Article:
Ohio School Board Votes Down Lesson Plan Criticizing Evolution
AUTHOR: Allen MacNeill
SOURCE: Associated Press
COMMENTARY: Allen MacNeill...and you!
It's been a tough couple of months for the promoters and supporters of "intelligent design (ID)." Last December, ID supporters in Dover, Pennsylvania were handed a resounding defeat when Judge John E. Jones ( a conservative Republican Bush appointee) handed down a legal decision blocking the reading of statements supporting ID in Dover high school biology classes.
Next, a school in El Tejon, California that had allowed a course in "creation science" to be taught in a philosophy class decided to end the course prematurely and to agree not to offer it again, as part of an out-of-court settlement to a lawsuit brought by Americans United for Separation of Church and State.
Now late this afternoon, the Ohio state school board voted 11 to 4 to eliminate eliminate a lesson plan and science standards that supporters of evolutionary theory said opened the door to teaching intelligent design. Specifically, the board voted to delete material in the lesson plan that encouraged students to seek evidence for and against certain aspects of evolutionary biology.
This vote reversed a close 9-8 decision in January to keep the lesson plan. Three of the board members who voted to keep the lesson plan in January were absent from today's deliberations, and have vowed to reinstate the material critical of evolution at an upcoming meeting. However, given the margin of victory today, it is unlikely that they will succeed. The Panda's Thumb has a compendium of information and links spanning this entire controversy.
As I mentioned in an earlier post, the governor of Ohio has recently criticized the lesson plan, saying that he should have exercised more control over the appointment of ID supporters to the state school board, with the clear implication that in the future he would do what he could to prevent ID supporters from influencing state educational policy.
Ohio Citizens for Science has issued a press release applauding the decision, while at the same time calling on supporters of evolution to continue to oppose efforts to insert ID theory into state lesson plans.
You might think that with all of these defeats, the ID movement would re-think its strategy. However, this seems unlikely as all of the recent legal maneuvering has come as the result of the ID movement having already changed their strategy. In 1998, the Discovery Institute, home and principle sponsor of the ID movement, promulgated what has now become known as the "wedge document," in which they laid out a five-year strategy to "defeat scientific materialism" and "replace materialistic explanations with the theistic understanding that nature and human beings are created by God." In it, they stated clearly that their first priority was research, writing and publication: that is, to develop a program of basic science in which ID theory would be tested and presented to the scientific community in such a way as to convince a critical mass of scientists that the theory had merit. As the author(s) of the wedge document stated, "Without solid scholarship, research and argument, the project would be just another attempt to indoctrinate instead of persuade."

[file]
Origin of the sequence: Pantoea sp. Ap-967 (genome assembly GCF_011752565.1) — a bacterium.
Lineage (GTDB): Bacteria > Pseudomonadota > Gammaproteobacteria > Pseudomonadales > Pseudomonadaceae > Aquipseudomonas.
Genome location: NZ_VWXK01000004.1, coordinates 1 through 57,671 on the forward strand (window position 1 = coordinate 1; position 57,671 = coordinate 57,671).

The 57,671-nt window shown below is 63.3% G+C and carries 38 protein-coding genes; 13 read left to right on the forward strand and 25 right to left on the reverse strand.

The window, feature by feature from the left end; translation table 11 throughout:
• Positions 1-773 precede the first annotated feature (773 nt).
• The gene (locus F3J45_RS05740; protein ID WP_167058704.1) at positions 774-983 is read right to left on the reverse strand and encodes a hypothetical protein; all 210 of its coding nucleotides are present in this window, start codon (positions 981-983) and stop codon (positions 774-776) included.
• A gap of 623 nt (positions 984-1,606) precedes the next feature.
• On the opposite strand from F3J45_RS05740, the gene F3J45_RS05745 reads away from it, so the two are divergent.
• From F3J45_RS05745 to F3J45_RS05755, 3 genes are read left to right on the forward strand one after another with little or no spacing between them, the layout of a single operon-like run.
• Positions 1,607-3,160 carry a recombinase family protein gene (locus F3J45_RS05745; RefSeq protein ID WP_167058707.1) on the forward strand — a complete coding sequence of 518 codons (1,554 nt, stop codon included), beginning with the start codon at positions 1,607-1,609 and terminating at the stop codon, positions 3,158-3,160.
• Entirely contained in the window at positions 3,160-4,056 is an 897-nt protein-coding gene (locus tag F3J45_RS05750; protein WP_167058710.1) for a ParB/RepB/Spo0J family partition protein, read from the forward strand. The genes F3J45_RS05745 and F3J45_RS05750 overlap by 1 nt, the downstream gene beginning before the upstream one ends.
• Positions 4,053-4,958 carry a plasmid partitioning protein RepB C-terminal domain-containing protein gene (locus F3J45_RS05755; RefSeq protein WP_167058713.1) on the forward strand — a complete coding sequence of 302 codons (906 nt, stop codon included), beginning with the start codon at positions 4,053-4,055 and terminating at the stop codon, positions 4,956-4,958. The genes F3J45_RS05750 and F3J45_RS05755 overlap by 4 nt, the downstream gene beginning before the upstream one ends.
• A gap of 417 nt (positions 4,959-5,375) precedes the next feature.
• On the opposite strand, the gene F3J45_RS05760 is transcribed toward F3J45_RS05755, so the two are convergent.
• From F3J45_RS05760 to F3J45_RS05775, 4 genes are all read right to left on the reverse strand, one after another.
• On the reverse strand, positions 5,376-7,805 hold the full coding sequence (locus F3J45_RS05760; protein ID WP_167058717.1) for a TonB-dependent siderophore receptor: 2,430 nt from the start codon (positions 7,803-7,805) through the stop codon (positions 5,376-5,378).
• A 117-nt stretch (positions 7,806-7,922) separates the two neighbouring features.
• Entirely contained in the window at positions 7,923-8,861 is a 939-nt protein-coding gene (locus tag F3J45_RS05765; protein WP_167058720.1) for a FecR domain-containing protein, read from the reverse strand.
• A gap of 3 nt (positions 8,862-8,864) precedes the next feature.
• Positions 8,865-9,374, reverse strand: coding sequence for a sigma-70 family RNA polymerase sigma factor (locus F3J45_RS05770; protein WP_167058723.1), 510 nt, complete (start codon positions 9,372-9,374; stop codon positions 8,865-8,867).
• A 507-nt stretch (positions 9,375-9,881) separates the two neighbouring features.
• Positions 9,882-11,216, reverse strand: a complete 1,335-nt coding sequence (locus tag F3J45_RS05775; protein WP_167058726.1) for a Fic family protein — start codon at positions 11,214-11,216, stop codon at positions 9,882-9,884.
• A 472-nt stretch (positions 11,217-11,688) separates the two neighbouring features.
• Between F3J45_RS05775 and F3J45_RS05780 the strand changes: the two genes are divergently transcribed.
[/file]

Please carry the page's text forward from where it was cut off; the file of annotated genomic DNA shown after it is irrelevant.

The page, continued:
Only once ID theory had been established in the scientific community would its supporters attempt to influence educational and public policy:
The history of the intervening eight years shows just the opposite: only four articles relating to ID theory have been published in peer-reviewed scientific journals. None of these four articles contains the results of actual empirical (i.e. field or laboratory) tests of predictions formulated using ID theory. A grand total of only 34 articles and books (i.e. approximately four per year) have been produced during that entire time, as compared with thousands of articles and books in the mainstream scientific community on the various aspects of evolutionary theory.
Instead, the ID movement, and especially the Discovery Institute, has moved directly into the public arena, spending nearly all of their energy and financial resources on interventions in school board decisions, political elections, and press releases. Clearly, having lost the battle in the scientific community, they are attempting to appeal directly to the general public, hoping that slick publicity will succeed where scientific research (or rather, the lack thereof) has failed.
If I were a scientist who supported ID theory, or even a scientist who supported the idea of free and unfettered research, I would view the people at the Discovery Institute and their supporters in the various governments and school boards as traitors. The fact that Michael Behe and William Dembski don't see them that way says a lot about their confusion about the difference between science and politics.